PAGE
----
The morning was grey and thin as cloth when my mother and I came down to the beach. The surface of the bay lay flat, the colour of aluminum. We sat on a wet cedar log abandoned by the tide. I set the table on a water-worn stump: two teacups, a Thermos full of milky tea, two oat scones hot from the oven. We sat side by side on the log to share our breakfast picnic. As the low swells unfurled themselves like a lace-edged tablecloth against the gravel beach, we talked about the difficult thing we had been circling all summer: my straying faith.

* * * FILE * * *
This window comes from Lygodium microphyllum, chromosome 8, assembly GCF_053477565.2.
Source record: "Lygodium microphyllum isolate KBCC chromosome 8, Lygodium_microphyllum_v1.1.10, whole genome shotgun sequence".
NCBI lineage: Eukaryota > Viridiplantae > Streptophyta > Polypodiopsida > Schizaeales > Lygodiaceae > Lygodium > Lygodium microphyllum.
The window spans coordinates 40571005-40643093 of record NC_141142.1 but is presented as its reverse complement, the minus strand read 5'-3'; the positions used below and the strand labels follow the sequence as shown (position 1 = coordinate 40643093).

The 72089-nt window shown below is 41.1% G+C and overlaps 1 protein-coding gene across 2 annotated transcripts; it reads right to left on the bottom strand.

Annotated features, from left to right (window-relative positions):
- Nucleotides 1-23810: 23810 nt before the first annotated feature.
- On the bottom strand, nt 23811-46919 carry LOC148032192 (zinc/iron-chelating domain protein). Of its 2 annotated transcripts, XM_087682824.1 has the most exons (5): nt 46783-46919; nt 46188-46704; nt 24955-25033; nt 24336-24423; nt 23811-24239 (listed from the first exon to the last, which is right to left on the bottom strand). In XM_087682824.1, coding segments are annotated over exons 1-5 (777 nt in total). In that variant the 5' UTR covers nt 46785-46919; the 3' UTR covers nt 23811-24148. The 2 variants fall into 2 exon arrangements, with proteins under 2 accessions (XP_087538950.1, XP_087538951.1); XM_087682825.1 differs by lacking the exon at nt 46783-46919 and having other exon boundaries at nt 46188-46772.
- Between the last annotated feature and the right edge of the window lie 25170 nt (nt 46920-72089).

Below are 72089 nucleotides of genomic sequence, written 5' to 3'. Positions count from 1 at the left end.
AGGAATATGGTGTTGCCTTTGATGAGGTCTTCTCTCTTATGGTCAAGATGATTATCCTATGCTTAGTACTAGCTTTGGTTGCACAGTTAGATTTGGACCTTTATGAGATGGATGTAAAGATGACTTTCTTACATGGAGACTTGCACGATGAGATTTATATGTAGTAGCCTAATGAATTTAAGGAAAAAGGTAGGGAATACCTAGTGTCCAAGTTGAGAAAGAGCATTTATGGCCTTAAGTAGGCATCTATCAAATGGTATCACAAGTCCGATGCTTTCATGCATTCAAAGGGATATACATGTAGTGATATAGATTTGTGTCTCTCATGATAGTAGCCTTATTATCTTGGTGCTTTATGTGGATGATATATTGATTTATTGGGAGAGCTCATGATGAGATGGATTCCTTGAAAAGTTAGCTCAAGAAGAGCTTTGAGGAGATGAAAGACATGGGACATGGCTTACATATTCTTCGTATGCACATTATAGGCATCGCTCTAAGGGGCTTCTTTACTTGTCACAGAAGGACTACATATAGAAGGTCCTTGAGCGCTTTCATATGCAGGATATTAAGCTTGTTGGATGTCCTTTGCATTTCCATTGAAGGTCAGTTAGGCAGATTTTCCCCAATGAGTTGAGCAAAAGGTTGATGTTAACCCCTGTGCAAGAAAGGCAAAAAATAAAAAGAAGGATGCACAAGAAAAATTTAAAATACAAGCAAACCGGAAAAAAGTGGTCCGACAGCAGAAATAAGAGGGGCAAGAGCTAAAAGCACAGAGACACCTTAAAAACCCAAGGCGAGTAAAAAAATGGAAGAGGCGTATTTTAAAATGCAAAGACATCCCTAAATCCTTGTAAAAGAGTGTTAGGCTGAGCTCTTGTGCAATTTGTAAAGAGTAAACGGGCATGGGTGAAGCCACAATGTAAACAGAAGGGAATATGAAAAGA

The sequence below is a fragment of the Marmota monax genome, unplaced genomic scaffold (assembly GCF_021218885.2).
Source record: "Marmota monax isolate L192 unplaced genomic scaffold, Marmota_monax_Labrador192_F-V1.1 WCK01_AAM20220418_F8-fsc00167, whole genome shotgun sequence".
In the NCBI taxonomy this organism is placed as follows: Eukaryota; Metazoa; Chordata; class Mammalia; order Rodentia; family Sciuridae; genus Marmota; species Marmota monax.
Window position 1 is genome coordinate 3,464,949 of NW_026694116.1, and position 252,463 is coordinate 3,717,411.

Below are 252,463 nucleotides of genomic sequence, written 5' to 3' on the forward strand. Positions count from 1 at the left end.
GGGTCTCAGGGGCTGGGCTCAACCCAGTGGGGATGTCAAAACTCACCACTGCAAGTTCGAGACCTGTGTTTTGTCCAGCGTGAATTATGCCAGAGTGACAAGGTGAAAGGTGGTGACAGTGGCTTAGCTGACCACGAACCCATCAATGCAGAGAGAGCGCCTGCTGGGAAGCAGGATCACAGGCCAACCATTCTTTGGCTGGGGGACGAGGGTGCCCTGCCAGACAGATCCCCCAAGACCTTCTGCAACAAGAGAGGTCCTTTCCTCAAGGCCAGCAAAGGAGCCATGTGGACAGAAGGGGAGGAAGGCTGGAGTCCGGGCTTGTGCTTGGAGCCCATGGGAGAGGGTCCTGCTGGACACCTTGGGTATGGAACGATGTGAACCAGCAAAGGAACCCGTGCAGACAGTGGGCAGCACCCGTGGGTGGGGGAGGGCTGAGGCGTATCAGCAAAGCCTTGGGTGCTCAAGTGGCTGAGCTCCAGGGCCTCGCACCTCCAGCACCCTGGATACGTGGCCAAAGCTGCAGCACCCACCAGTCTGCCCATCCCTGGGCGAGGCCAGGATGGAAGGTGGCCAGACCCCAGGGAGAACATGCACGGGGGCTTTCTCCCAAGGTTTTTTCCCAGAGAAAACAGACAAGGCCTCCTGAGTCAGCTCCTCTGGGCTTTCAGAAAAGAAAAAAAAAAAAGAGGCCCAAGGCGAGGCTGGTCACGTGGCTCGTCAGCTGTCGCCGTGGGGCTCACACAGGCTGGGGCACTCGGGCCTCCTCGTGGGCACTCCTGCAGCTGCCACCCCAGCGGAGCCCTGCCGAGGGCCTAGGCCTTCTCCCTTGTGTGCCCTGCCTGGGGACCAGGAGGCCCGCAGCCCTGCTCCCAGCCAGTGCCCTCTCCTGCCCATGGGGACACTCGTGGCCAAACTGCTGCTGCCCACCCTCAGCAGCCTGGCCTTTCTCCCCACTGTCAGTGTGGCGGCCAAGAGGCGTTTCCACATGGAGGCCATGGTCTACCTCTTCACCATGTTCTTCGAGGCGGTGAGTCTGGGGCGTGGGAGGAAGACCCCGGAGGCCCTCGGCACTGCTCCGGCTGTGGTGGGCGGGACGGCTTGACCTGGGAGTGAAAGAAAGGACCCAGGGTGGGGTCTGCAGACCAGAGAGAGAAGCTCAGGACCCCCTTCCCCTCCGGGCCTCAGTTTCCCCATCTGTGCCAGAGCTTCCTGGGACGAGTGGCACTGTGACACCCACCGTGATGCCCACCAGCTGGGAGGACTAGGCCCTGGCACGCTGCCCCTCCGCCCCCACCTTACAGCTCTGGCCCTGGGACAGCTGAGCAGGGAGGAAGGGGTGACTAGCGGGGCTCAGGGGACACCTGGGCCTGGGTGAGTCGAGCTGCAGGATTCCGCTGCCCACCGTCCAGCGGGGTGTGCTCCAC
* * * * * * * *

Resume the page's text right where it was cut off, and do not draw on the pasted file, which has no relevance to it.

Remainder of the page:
From an essay about my mother I contributed to a new book edited by Mary Ann Loewen. Sons and Mothers is a collection of writings by men from Mennonite backgrounds reflecting on their mothers. Book launch at McNally Robinson on Oct. 3.